In addition, it is important to recognise that financial services firms are a key part of making the moratorium provisions work. Critically, they are not excluded from the moratorium, as I said on the last grouping, where they are a creditor to a company in distress so that they continue to support those companies. It is recognised that not excluding financial services contracts from the payment holiday definition could remove the incentive for these firms to continue to provide finance. That could leave companies in financial difficulty in a far worse-off position than they would otherwise be.

I understand the purpose of these amendments, and the concerns that many noble Lords raised during this debate and at Second Reading on the super-priority of financial services debts in the moratorium. In discussions with the various stakeholders, it has become clear that unpaid financial services debts that have been accelerated for payment during the moratorium receive this super-priority status. We would not want this to provide an incentive for financial services firms to jeopardise the rescue of businesses during a moratorium by accelerating financial services contracts for payment, so as to benefit from this super-priority of their debt in a subsequent insolvency. I will therefore table an amendment on Report to address this issue, and I thank noble Lords who have raised it with me.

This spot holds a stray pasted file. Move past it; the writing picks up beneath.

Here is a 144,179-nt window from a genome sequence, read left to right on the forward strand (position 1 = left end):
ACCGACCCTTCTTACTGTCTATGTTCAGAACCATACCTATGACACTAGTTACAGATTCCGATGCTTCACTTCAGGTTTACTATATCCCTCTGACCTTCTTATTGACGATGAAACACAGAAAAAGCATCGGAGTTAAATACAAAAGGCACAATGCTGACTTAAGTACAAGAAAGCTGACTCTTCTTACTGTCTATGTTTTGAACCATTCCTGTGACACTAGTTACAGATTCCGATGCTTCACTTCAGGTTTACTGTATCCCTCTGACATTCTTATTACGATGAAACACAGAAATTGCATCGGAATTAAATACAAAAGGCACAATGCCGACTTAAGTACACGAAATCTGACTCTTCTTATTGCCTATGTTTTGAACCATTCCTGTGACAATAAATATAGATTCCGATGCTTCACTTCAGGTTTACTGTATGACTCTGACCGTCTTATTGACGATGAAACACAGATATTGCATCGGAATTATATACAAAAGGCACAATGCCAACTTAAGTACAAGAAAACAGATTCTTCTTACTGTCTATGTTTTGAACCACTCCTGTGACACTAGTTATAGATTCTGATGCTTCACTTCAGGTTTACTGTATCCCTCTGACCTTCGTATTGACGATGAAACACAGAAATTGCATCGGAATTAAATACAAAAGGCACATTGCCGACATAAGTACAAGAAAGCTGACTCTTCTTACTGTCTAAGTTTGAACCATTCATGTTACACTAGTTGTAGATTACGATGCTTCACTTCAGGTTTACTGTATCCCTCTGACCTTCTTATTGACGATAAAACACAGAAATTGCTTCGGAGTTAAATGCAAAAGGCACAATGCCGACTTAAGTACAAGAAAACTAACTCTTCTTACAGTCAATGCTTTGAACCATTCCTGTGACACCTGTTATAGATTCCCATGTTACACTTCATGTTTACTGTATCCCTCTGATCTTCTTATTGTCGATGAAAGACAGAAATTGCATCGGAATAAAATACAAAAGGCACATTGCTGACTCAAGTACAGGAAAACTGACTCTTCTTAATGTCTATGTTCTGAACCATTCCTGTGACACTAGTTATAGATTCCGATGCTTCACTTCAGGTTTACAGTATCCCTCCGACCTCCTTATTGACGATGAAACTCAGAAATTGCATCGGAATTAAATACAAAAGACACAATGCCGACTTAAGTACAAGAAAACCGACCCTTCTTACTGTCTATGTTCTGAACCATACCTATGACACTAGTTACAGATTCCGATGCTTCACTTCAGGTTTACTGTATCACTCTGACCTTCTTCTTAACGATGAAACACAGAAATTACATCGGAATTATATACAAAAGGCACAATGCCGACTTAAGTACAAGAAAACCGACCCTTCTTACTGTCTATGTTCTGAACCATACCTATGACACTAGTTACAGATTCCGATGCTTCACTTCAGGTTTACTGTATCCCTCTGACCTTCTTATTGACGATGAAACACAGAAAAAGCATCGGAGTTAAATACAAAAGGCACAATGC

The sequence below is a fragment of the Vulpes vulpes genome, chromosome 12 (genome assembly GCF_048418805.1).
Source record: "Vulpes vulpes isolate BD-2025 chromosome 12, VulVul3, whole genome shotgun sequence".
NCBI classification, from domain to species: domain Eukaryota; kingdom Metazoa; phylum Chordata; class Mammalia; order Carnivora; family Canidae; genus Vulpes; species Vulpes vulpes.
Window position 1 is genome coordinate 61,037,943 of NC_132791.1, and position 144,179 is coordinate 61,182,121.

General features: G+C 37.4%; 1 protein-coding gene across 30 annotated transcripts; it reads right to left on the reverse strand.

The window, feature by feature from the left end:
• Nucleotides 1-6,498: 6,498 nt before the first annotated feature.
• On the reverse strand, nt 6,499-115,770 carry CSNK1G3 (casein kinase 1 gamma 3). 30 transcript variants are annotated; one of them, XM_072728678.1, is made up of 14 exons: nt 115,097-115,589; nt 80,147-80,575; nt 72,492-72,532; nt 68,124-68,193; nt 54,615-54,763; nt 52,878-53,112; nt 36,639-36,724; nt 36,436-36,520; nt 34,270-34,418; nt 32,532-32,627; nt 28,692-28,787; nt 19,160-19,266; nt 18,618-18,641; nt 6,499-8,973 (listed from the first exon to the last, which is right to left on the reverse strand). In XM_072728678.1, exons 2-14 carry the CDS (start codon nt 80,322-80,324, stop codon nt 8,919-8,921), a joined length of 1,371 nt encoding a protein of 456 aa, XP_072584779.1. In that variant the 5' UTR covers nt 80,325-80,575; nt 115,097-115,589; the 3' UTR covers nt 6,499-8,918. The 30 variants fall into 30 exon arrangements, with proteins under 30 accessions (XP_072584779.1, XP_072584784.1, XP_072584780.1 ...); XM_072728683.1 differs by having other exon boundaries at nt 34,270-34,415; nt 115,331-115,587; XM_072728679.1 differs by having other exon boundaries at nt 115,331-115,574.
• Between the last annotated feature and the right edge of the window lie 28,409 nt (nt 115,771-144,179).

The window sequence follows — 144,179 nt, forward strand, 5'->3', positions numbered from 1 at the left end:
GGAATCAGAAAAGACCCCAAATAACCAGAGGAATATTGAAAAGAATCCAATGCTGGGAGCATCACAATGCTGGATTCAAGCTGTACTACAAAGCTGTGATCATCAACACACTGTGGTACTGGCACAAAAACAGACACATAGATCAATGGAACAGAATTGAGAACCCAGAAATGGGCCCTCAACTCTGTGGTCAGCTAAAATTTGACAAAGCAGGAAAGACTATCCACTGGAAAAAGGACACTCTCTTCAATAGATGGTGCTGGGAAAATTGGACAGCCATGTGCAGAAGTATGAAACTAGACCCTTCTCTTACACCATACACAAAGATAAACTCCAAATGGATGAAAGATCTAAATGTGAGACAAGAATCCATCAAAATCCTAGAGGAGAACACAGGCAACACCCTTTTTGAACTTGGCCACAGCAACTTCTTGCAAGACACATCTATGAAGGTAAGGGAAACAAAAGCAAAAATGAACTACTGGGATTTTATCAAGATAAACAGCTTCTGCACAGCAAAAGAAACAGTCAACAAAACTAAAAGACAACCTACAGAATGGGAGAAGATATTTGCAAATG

I turn to Amendments 27, 63, 64 and 118. Again, I understand the intentions of these proposals. We can all agree that recent high-profile insolvency cases that featured large deficits owed to the defined benefit pension scheme were worrying. We all recognise the uncertainty that this brings for employees, both past and present, in such cases. Again, I assure the Committee that the Government recognise the need for safeguards around these pension schemes and have been working closely with key stakeholders over the last few weeks on these issues. We have reflected on the concerns raised, so I confirm that it is our intention to table amendments on Report to ensure a greater role for the Pension Protection Fund and that pension protection is made clear in the Bill. Again, I am grateful to noble Lords for their engagement on this issue. Both the amendments that I have mentioned will be tabled tomorrow to give noble Lords the opportunity to study them in advance of Report.